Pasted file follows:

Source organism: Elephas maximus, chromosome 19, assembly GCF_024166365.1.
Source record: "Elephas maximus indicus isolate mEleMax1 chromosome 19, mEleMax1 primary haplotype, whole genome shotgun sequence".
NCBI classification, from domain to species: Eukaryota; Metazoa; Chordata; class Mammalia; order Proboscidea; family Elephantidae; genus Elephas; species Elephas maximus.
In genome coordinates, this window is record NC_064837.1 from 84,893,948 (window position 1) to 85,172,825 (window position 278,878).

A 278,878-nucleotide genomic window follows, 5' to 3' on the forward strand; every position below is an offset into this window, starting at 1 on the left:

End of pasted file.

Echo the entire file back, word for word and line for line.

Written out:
Source organism: Elephas maximus, chromosome 19, assembly GCF_024166365.1.
Source record: "Elephas maximus indicus isolate mEleMax1 chromosome 19, mEleMax1 primary haplotype, whole genome shotgun sequence".
NCBI classification, from domain to species: Eukaryota; Metazoa; Chordata; class Mammalia; order Proboscidea; family Elephantidae; genus Elephas; species Elephas maximus.
In genome coordinates, this window is record NC_064837.1 from 84,893,948 (window position 1) to 85,172,825 (window position 278,878).

A 278,878-nucleotide genomic window follows, 5' to 3' on the forward strand; every position below is an offset into this window, starting at 1 on the left: